Also, the “Avalon Pacts” Side quests where much of the content lies is challenging and fun, but very repetitive. This becomes especially apparent when players are given brief letters or pages from family members or friends of the monsters they are about to fight. These paragraphs are repeated ad nauseum across many of the side quests and feel lazy. Even worse, they remind the player just how repetitive the game really is. Simply writing different letters or paragraphs for each of these monsters would have alleviated this tremendously.

Finally, there is not much enemy variety in the game, especially among smaller monsters. There are many Archfiends, but because of the large amount of missions, they are repeated quite frequently. That being said, there is free downloadable content currently out with more upcoming which adds more Archfiends, levels, missions and even Black Rites to the game. All are available on the Playstation Store and each takes up less than 200 kilobytes.

The Music Of Soul Sacrifice - Yasunori Mitsuda

The Music of Soul Sacrifice - Wataru Hokoyama

The Excellent Music

Special mention must be made of the music in “Soul Sacrifice.” It is simply amazing. Every song, every chord every beat is exemplary, and stands as one of the best videogame soundtracks to date. Composed by Skywalker Sound and Yasunori Mitsuda (composer of the soundtracks of Chrono Trigger and Xenoblade, among others) as well as Wataru Hokoyama (composer of the soundtracks of Afrika and Resident Evil 5), “Soul Sacrifice’s” soundtrack helps to elevate what was already an epic and magical adventure to even greater heights. Each song seems to fit neatly with what is being done, and even changes as you skip Librom’s pages, fading in and out to supply more appropriate melodies to whatever is happening on the page. It is simply sublime, and can turn even a mundane bossfight into a pulse pounding event.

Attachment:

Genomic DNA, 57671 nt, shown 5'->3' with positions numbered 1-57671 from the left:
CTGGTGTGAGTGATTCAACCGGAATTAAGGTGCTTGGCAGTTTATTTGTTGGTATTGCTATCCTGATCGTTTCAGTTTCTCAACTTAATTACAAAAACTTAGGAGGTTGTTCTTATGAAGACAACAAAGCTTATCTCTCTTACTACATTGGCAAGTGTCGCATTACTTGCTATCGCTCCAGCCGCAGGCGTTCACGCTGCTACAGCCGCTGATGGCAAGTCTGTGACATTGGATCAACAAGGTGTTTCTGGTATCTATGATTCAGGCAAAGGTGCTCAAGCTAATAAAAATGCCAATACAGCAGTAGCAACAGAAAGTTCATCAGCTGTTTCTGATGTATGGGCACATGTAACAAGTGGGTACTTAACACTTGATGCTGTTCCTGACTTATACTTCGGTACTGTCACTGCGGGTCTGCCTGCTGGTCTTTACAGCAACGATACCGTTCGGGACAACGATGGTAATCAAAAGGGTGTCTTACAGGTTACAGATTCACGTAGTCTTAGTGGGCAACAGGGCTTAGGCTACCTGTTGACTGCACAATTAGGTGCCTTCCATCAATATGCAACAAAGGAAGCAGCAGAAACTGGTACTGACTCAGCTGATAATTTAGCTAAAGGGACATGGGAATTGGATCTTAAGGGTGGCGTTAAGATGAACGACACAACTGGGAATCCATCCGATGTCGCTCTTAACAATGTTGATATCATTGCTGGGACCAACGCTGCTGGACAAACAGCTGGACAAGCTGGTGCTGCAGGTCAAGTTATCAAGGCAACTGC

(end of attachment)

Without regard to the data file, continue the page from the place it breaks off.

“Soul Sacrifice” is deep, rewarding, engaging and most importantly fun. Though the repetitive nature of the game cannot be overlooked, and the terrible AI can be infuriating, the brilliantly horrible world that is crafted by “Soul Sacrifice’s” lore and the strong counterbalance between sacrifice and salvation help to give it an identity all its own. Not to mention the mission-based system is great for gaming on the go, a must for a portable system. It must be said that this is not a game for everybody, but if you feel prepared to enter the oppressive and harsh world of monsters and magic that is “Soul Sacrifice,” prepare to sacrifice loads of your free time to what is sure to be a satisfying, if bleak, experience.

4 stars for Soul Sacrifice


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    • Santano McCalla profile imageAUTHOR

      Santano McCalla 

      5 years ago

      Thank you. That is exactly what I was going for. I want to help others make an informed decision on whether or not to pick up a title, not just give my opinion (though that is a given) with little basis or clarity.

    • Bryan Mangan profile image

      Bryan Mangan 

      5 years ago

      This is what I'd like to see more of. A very informative, detailed review that tells me exactly what I can expect from the game.